Hand osteoarthritis in older women appears to be associated with carotid and coronary atherosclerosis, Icelandic and US researchers report in the November issue of Annals of the Rheumatic Diseases.
“These results” lead investigator Dr. Helgi Jonsson told Reuters Health, “indicate a linear association between the severity of hand osteoarthritis and atherosclerosis, suggesting that the pathological processes have certain components in common.”
Dr. Jonsson of Landspitalinn University Hospital, Reykjavik and colleagues examined data from a population-based study of Icelanders involving 2264 men and 3078 women with a mean age of 76 years.
After adjustment for age and other confounders, in women, both carotid plaque severity and coronary artery calcification were significantly associated with hand osteoarthritis. For coronary artery calcification, the odds ratio was 1.42 and for moderate or severe coronary plaques, it was 1.25.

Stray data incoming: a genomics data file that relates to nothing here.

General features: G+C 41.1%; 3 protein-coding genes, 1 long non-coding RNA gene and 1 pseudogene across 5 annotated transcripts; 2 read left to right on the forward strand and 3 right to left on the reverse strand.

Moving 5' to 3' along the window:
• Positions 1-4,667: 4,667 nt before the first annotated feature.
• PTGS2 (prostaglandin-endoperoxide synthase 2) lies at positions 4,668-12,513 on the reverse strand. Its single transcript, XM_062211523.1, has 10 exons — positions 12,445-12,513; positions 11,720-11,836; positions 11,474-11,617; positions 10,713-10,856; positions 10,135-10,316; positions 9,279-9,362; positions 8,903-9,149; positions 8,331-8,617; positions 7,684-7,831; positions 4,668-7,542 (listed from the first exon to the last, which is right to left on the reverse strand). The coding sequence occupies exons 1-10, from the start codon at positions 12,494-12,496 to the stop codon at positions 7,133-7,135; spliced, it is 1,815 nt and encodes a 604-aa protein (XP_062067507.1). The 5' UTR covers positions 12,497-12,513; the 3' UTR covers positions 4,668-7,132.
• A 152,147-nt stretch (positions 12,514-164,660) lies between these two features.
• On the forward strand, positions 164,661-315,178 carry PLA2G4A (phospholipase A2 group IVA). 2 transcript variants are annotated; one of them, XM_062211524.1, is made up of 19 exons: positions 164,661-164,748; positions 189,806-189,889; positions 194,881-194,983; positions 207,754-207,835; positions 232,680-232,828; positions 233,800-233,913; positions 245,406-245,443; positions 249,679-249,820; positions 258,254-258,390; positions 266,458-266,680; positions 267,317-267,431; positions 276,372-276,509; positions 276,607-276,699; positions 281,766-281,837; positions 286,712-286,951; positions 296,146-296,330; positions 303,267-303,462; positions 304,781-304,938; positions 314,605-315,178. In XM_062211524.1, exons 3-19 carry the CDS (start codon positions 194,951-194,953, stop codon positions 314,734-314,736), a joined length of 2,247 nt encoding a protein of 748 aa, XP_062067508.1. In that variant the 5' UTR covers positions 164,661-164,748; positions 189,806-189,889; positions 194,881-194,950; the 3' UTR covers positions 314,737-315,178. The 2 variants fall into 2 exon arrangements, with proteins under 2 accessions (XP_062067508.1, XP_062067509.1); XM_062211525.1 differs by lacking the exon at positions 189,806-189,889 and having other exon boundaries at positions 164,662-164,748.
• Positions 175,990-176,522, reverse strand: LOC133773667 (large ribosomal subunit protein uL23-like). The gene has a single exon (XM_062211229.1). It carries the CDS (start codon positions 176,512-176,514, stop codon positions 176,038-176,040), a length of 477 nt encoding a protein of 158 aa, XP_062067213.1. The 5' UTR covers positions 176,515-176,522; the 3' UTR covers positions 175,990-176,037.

Both of these factors showed significant linear trends in relation to hand osteoarthritis in women over the whole cohort. However, no significant relationships were seen in men.
“Our results,” say the investigators, “lend support to theories indicating that vascular pathology is an integral part of the osteoarthritis process.”
Dr. Jonsson concluded “I consider this a major step forward in our understanding of the systemic nature of osteoarthritis and think that further studies of hand osteoarthritis may provide the key necessary for the understanding and treatment of osteoarthritis.”